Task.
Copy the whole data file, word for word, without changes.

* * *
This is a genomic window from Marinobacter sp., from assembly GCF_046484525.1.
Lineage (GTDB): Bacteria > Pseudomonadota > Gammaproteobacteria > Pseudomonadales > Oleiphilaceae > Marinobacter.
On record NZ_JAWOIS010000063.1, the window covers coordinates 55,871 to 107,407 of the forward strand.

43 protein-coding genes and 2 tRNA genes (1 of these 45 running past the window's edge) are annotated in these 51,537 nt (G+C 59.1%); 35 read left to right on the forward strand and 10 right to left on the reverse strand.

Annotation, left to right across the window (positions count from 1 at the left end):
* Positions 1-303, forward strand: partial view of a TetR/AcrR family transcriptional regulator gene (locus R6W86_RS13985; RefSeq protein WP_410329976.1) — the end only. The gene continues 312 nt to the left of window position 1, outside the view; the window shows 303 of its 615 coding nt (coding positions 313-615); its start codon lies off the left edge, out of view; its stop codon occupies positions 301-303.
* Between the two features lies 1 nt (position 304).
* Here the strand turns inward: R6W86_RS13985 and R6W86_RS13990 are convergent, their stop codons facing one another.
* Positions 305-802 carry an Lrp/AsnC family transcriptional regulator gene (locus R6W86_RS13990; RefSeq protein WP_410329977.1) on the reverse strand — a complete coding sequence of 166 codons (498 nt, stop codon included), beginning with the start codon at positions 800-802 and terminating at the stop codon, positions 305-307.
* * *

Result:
This is a genomic window from Marinobacter sp., from assembly GCF_046484525.1.
Lineage (GTDB): Bacteria > Pseudomonadota > Gammaproteobacteria > Pseudomonadales > Oleiphilaceae > Marinobacter.
On record NZ_JAWOIS010000063.1, the window covers coordinates 55,871 to 107,407 of the forward strand.

43 protein-coding genes and 2 tRNA genes (1 of these 45 running past the window's edge) are annotated in these 51,537 nt (G+C 59.1%); 35 read left to right on the forward strand and 10 right to left on the reverse strand.

Annotation, left to right across the window (positions count from 1 at the left end):
* Positions 1-303, forward strand: partial view of a TetR/AcrR family transcriptional regulator gene (locus R6W86_RS13985; RefSeq protein WP_410329976.1) — the end only. The gene continues 312 nt to the left of window position 1, outside the view; the window shows 303 of its 615 coding nt (coding positions 313-615); its start codon lies off the left edge, out of view; its stop codon occupies positions 301-303.
* Between the two features lies 1 nt (position 304).
* Here the strand turns inward: R6W86_RS13985 and R6W86_RS13990 are convergent, their stop codons facing one another.
* Positions 305-802 carry an Lrp/AsnC family transcriptional regulator gene (locus R6W86_RS13990; RefSeq protein WP_410329977.1) on the reverse strand — a complete coding sequence of 166 codons (498 nt, stop codon included), beginning with the start codon at positions 800-802 and terminating at the stop codon, positions 305-307.